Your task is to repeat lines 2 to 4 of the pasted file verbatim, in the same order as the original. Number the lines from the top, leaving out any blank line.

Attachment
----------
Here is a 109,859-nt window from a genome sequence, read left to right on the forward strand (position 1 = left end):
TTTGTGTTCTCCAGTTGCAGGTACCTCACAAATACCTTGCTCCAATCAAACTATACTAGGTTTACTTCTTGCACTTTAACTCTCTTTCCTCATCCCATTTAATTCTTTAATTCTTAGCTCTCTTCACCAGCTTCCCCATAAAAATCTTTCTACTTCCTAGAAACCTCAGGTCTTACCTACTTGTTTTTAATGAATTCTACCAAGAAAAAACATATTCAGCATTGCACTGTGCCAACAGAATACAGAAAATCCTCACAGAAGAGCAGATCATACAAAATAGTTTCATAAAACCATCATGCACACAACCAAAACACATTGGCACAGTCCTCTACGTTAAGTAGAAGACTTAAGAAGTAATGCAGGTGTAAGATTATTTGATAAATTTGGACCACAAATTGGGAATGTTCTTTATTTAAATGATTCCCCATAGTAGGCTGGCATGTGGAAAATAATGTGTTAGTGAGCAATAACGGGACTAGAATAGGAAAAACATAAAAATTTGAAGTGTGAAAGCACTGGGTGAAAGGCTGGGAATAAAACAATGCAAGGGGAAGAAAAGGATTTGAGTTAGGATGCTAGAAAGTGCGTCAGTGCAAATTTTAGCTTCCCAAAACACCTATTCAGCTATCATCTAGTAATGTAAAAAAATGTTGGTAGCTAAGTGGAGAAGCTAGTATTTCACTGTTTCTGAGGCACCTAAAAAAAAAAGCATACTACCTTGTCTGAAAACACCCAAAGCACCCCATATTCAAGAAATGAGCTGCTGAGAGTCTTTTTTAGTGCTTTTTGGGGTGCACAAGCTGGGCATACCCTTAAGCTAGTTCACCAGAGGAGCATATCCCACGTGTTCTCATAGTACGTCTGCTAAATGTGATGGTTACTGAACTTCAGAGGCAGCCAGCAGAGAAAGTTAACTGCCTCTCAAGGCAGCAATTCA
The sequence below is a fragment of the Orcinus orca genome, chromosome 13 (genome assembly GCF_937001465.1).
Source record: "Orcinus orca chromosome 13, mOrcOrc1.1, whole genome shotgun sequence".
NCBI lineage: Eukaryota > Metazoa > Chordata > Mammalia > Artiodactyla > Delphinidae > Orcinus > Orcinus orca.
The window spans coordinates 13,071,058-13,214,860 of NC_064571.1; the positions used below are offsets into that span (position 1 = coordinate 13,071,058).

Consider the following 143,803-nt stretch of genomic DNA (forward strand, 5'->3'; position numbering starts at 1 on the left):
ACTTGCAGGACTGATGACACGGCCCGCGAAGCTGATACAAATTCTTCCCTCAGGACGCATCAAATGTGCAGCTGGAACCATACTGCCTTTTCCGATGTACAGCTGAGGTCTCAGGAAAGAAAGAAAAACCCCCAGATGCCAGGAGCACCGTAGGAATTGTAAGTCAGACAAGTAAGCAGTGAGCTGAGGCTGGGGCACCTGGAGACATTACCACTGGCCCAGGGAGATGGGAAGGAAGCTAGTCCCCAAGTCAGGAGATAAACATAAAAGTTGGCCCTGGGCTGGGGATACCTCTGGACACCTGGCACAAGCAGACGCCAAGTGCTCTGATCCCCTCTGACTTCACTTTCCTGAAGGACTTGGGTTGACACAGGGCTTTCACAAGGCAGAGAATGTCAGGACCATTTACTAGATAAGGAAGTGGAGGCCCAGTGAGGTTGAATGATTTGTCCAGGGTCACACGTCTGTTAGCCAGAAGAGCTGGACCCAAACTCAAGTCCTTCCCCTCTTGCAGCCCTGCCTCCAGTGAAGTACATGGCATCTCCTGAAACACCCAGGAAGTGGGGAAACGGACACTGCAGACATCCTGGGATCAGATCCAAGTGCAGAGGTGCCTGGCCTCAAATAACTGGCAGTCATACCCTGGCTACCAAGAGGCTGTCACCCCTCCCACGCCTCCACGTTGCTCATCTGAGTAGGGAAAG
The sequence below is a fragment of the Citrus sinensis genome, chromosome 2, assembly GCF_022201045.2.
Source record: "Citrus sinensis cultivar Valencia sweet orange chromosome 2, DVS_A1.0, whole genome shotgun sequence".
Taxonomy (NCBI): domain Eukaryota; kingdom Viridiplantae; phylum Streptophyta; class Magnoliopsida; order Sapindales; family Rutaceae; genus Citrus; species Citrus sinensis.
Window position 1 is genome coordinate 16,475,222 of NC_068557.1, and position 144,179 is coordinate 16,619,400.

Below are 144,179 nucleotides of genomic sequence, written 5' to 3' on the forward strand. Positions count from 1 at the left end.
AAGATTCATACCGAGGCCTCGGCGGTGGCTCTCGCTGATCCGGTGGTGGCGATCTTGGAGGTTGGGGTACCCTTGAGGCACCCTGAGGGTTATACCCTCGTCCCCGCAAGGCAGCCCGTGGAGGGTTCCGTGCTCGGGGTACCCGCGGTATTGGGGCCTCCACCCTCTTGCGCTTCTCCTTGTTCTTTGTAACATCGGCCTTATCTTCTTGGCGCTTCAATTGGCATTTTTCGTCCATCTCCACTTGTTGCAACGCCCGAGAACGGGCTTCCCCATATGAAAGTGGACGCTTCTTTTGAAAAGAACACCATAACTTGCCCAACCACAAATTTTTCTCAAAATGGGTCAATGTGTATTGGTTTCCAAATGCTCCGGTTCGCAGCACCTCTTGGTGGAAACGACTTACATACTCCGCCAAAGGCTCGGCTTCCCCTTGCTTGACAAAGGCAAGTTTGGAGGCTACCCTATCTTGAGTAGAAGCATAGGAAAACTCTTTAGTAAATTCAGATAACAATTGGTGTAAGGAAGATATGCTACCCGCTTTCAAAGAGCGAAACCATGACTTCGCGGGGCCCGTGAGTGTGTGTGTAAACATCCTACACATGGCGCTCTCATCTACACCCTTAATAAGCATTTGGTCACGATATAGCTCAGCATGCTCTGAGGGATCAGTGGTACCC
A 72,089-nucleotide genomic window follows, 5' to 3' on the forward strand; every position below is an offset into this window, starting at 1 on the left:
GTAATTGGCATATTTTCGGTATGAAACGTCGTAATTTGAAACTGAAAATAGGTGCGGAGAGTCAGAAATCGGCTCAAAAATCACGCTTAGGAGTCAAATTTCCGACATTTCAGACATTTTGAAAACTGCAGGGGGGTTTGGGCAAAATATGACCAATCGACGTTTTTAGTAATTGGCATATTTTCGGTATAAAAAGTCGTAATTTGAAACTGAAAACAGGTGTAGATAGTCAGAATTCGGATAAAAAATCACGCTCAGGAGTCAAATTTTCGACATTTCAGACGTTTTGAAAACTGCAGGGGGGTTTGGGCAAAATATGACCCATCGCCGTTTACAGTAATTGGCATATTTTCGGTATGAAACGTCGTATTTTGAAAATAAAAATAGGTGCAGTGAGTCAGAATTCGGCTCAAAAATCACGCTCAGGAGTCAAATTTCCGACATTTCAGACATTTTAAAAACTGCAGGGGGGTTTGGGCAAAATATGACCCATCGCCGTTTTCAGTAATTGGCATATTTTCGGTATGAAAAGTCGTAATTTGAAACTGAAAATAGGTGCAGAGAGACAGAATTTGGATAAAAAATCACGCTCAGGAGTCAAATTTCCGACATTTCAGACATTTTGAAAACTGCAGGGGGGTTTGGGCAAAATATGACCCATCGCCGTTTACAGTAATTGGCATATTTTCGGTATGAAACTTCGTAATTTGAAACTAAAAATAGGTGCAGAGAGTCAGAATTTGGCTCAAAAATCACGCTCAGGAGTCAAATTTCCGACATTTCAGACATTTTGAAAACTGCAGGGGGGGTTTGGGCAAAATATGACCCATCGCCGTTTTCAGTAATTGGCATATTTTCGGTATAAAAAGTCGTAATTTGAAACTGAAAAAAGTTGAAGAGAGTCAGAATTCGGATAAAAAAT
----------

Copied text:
TTTGTGTTCTCCAGTTGCAGGTACCTCACAAATACCTTGCTCCAATCAAACTATACTAGGTTTACTTCTTGCACTTTAACTCTCTTTCCTCATCCCATTTAATTCTTTAATTCTTAGCTCTCTTCACCAGCTTCCCCATAAAAATCTTTCTACTTCCTAGAAACCTCAGGTCTTACCTACTTGTTTTTAATGAATTCTACCAAGAAAAAACATATTCAGCATTGCACTGTGCCAACAGAATACAGAAAATCCTCACAGAAGAGCAGATCATACAAAATAGTTTCATAAAACCATCATGCACACAACCAAAACACATTGGCACAGTCCTCTACGTTAAGTAGAAGACTTAAGAAGTAATGCAGGTGTAAGATTATTTGATAAATTTGGACCACAAATTGGGAATGTTCTTTATTTAAATGATTCCCCATAGTAGGCTGGCATGTGGAAAATAATGTGTTAGTGAGCAATAACGGGACTAGAATAGGAAAAACATAAAAATTTGAAGTGTGAAAGCACTGGGTGAAAGGCTGGGAATAAAACAATGCAAGGGGAAGAAAAGGATTTGAGTTAGGATGCTAGAAAGTGCGTCAGTGCAAATTTTAGCTTCCCAAAACACCTATTCAGCTATCATCTAGTAATGTAAAAAAATGTTGGTAGCTAAGTGGAGAAGCTAGTATTTCACTGTTTCTGAGGCACCTAAAAAAAAAAGCATACTACCTTGTCTGAAAACACCCAAAGCACCCCATATTCAAGAAATGAGCTGCTGAGAGTCTTTTTTAGTGCTTTTTGGGGTGCACAAGCTGGGCATACCCTTAAGCTAGTTCACCAGAGGAGCATATCCCACGTGTTCTCATAGTACGTCTGCTAAATGTGATGGTTACTGAACTTCAGAGGCAGCCAGCAGAGAAAGTTAACTGCCTCTCAAGGCAGCAATTCA
The sequence below is a fragment of the Orcinus orca genome, chromosome 13 (genome assembly GCF_937001465.1).
Source record: "Orcinus orca chromosome 13, mOrcOrc1.1, whole genome shotgun sequence".